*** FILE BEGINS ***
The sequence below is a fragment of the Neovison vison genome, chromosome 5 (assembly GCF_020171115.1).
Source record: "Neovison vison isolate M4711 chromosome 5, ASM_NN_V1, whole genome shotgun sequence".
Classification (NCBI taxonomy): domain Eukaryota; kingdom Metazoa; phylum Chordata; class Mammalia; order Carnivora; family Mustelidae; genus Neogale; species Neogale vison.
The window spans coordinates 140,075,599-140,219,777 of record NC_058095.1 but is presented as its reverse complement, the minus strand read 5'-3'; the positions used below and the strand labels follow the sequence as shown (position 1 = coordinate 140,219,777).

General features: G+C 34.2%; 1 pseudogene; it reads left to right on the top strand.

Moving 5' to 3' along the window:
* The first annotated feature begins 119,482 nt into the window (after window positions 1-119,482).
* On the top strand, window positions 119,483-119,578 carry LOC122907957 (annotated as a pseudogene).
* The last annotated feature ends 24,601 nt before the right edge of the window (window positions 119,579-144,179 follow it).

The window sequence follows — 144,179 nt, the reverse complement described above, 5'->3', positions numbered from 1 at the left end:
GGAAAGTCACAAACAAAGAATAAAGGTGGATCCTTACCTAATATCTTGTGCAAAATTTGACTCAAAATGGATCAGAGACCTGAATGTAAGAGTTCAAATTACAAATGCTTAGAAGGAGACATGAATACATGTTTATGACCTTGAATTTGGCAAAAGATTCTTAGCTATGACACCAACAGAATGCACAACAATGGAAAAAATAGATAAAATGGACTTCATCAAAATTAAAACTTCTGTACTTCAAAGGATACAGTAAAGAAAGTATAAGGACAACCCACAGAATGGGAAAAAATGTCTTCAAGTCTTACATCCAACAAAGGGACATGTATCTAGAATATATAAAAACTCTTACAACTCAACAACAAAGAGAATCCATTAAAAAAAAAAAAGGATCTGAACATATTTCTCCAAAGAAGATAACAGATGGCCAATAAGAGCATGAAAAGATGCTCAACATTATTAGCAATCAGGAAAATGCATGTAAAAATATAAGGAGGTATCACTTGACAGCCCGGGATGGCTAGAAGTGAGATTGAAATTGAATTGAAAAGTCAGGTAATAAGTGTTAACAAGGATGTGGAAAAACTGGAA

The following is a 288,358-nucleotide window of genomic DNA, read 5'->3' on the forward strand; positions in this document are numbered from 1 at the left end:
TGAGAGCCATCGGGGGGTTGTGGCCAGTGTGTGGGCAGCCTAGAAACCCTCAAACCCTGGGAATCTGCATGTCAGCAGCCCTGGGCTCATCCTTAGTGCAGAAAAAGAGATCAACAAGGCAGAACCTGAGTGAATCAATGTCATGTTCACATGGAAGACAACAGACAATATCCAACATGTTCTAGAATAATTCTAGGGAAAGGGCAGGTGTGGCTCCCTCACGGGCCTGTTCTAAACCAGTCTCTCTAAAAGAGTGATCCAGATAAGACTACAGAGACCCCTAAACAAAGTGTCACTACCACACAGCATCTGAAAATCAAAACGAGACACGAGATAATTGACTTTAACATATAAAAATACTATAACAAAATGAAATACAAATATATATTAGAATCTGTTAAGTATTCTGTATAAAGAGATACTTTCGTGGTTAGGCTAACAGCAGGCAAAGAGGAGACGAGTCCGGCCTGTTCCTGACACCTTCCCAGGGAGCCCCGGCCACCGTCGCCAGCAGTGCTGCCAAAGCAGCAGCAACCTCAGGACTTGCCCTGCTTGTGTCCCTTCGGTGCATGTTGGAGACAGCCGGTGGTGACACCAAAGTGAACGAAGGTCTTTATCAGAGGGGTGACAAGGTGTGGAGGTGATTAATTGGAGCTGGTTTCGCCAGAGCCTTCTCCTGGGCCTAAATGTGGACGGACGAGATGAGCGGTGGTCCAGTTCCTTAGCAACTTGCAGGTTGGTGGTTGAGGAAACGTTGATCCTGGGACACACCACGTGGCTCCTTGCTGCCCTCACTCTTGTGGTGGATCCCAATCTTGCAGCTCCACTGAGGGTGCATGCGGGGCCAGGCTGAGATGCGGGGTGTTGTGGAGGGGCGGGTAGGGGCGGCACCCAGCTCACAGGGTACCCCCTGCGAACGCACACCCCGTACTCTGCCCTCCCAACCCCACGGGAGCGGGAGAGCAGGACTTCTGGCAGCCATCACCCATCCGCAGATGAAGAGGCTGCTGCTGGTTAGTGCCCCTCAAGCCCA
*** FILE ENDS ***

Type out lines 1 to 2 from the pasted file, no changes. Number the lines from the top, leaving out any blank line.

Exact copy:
The sequence below is a fragment of the Neovison vison genome, chromosome 5 (assembly GCF_020171115.1).
Source record: "Neovison vison isolate M4711 chromosome 5, ASM_NN_V1, whole genome shotgun sequence".